Diversifying investments by allocating funds to a mix of assets such as equities, bonds, property and cash, with different ranges of expected returns and risks, is a time-honoured approach to investing. Within this mix of assets, investors will typically have an index-tracking or ‘defensive’ core combined with smaller, more adventurous selections that aim for better returns than traditional asset classes.
Interestingly, an independent survey of UK IFAs conducted on behalf of JR Bloodstock Investments recently found that IFAs lacked knowledge of these non-traditional asset classes. The survey found that all (96.3%) respondents had clients with a portion of their portfolio dedicated to higher risk assets, and yet almost half (48%) of IFAs claimed their knowledge of alternatives was either “poor” or “average”.
Put simply, advisers lacked information about alternative investments such as fine art, fine wine and bloodstock and were unable to advise their clients in these areas with confidence, therefore, clients were potentially missing out on better returns.
For investors who are tolerant to higher levels of risk, alternative investments can diversify portfolios whilst optimising portfolio returns as a result of the above-average returns associated with this asset class.
Fine art is seen as a good choice for seasoned investors looking for decent returns in a gloomy economic climate. According to Deloitte’s Art & Finance Report 2017, the majority (six of the seven) of major art indices reported positive returns for the 12 months to April 2017, with impressionist art and contemporary art accounting for the highest annual returns of 10.5% and 7.45% respectively.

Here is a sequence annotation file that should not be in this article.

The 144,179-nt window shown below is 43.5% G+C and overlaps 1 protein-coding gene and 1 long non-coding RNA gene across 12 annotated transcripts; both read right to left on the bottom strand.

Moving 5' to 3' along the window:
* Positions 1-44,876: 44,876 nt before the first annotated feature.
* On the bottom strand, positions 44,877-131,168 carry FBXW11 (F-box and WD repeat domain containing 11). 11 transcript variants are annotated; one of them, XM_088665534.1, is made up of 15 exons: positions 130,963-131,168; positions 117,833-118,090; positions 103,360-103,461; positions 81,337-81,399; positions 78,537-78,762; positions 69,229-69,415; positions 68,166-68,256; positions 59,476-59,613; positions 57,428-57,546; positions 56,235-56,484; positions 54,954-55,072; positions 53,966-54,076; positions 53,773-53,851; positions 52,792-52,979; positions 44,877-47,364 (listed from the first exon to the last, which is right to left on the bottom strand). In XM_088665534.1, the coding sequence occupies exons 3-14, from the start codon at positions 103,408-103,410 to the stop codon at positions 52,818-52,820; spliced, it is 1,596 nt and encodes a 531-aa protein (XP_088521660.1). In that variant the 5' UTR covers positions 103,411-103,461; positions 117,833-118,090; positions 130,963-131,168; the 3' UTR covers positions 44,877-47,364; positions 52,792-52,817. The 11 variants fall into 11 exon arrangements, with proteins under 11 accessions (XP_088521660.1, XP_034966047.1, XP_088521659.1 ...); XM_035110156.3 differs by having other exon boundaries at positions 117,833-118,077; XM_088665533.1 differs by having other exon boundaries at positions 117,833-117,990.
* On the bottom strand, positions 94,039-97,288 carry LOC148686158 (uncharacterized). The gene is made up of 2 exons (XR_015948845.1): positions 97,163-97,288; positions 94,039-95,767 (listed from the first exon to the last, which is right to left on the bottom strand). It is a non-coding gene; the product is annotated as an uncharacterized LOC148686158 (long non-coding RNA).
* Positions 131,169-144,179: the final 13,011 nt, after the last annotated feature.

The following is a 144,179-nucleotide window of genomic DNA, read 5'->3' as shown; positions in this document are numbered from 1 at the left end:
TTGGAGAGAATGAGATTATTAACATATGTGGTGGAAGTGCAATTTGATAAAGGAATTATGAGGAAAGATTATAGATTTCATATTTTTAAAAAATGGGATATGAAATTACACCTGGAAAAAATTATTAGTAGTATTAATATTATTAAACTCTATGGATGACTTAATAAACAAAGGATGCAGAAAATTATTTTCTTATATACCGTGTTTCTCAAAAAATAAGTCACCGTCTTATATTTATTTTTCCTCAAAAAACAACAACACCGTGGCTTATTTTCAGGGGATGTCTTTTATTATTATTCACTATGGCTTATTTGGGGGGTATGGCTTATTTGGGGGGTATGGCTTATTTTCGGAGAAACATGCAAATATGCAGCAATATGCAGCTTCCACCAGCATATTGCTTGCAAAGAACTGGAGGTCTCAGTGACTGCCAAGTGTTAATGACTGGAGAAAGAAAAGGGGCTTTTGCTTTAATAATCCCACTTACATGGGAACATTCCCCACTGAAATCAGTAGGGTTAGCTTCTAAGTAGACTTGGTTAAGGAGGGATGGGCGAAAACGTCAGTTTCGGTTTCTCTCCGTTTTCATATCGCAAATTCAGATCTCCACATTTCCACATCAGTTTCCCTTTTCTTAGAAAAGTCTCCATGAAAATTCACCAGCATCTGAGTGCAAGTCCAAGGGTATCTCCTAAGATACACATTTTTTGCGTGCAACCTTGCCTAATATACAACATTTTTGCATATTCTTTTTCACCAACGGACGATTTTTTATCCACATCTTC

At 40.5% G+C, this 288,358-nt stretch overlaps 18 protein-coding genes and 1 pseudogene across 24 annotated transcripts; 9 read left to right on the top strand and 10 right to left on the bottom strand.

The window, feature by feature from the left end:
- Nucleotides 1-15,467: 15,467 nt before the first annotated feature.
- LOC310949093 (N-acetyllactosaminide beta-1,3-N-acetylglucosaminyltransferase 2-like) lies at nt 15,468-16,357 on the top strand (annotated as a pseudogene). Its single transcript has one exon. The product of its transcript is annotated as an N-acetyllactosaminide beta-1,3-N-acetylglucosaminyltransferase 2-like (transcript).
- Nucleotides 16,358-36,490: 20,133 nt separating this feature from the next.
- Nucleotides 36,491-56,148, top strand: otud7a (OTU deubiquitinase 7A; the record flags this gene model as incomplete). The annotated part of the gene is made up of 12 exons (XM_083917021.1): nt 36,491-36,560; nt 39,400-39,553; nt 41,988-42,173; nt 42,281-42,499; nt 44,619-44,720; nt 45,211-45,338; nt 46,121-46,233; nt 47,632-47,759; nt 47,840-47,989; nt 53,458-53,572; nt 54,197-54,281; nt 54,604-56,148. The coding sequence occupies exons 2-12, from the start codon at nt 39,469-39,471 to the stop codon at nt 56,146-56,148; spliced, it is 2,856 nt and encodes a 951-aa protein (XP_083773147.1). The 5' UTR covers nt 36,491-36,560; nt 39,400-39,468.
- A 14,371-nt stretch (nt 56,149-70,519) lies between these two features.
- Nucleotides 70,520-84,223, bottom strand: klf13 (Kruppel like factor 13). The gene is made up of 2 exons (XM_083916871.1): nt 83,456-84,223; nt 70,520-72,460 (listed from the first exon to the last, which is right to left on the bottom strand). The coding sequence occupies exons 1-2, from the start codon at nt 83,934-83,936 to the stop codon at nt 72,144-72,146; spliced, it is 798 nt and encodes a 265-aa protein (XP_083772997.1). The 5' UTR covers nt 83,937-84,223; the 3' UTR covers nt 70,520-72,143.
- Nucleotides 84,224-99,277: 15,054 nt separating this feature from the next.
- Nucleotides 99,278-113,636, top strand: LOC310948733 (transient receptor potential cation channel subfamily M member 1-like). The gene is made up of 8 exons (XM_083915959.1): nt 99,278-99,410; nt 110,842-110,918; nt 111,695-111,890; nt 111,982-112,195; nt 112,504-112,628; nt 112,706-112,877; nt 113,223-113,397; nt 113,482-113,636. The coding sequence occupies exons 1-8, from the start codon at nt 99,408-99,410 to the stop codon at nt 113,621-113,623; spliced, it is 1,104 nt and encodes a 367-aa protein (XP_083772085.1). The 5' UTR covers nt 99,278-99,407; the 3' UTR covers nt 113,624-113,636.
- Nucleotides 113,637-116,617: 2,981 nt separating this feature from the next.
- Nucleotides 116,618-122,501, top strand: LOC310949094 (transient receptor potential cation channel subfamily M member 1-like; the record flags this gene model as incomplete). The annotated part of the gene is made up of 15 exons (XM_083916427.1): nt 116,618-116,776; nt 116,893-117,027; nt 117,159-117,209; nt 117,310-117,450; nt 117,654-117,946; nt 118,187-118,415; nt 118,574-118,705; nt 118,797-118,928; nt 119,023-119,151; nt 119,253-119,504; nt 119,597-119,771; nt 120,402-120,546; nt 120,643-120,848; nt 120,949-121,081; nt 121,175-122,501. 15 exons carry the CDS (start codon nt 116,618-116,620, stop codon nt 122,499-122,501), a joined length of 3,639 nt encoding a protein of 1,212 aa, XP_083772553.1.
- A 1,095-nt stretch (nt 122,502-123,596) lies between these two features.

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In a similar vein, fine wine has outperformed traditional assets including gold, equities and property. An increase in demand from China is expected to boost global wine consumption further to 6.17% over the next five years, according to research by IWSR, a provider of data and analysis on the alcohol market.
According to Liv-ex, which tracks the wine market, over the last 12 months, the Liv-ex 100 index of the most-traded fine wines has risen 20%. However, it hasn’t all been smooth sailing as the index saw a 7% increase over five years after a fall in 2013.
Over the years, the horse racing industry has grown rapidly in the UK, and investors who select bloodstock tend to have a genuine passion for horses or just want to dip their toe in this type of investment. It’s generally considered a more adventurous allocation that remains unconnected to the stock market, which is desirable for investors wanting to insulate themselves against a stock market crash.
Investors also have the flexibility of spreading their investment across the entire portfolio of horses or focusing on one or a smaller number of horses. According to Weatherby’s, the range of individual prices makes it a risky investment, but volatility decreases with larger sums invested per foal.
In the purchase of above median priced foals (yearlings born between 2013 and 2017 sold as foals and yearlings the following year), the top 50% of foals provided investors with an average return of 37.88%, while the top 25% of foals returned an average return of 46.65%, says Weatherbys.
Investors considering bloodstock also have the option of taking advantage of attractive tax breaks through the government’s Enterprise Investment Scheme.
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